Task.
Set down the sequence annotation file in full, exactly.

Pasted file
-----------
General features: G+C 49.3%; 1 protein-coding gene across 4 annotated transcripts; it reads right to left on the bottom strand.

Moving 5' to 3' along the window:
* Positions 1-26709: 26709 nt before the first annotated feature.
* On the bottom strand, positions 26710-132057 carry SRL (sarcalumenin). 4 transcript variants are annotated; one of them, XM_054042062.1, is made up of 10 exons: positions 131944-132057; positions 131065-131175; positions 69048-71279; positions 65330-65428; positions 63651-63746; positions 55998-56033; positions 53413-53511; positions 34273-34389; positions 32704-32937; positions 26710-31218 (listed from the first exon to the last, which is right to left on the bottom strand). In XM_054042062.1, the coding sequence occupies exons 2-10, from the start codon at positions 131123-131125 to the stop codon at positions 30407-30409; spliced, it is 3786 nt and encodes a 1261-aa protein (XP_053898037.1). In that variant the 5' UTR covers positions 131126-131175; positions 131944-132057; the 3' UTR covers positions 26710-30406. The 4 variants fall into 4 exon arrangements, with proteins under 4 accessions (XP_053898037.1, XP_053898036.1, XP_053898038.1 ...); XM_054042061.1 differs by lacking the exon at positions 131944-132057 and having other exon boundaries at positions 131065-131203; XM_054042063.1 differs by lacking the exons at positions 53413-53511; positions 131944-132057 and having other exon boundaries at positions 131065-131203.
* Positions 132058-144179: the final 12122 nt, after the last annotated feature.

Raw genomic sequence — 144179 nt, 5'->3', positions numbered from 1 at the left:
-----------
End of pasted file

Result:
General features: G+C 49.3%; 1 protein-coding gene across 4 annotated transcripts; it reads right to left on the bottom strand.

Moving 5' to 3' along the window:
* Positions 1-26709: 26709 nt before the first annotated feature.
* On the bottom strand, positions 26710-132057 carry SRL (sarcalumenin). 4 transcript variants are annotated; one of them, XM_054042062.1, is made up of 10 exons: positions 131944-132057; positions 131065-131175; positions 69048-71279; positions 65330-65428; positions 63651-63746; positions 55998-56033; positions 53413-53511; positions 34273-34389; positions 32704-32937; positions 26710-31218 (listed from the first exon to the last, which is right to left on the bottom strand). In XM_054042062.1, the coding sequence occupies exons 2-10, from the start codon at positions 131123-131125 to the stop codon at positions 30407-30409; spliced, it is 3786 nt and encodes a 1261-aa protein (XP_053898037.1). In that variant the 5' UTR covers positions 131126-131175; positions 131944-132057; the 3' UTR covers positions 26710-30406. The 4 variants fall into 4 exon arrangements, with proteins under 4 accessions (XP_053898037.1, XP_053898036.1, XP_053898038.1 ...); XM_054042061.1 differs by lacking the exon at positions 131944-132057 and having other exon boundaries at positions 131065-131203; XM_054042063.1 differs by lacking the exons at positions 53413-53511; positions 131944-132057 and having other exon boundaries at positions 131065-131203.
* Positions 132058-144179: the final 12122 nt, after the last annotated feature.

Raw genomic sequence — 144179 nt, 5'->3', positions numbered from 1 at the left: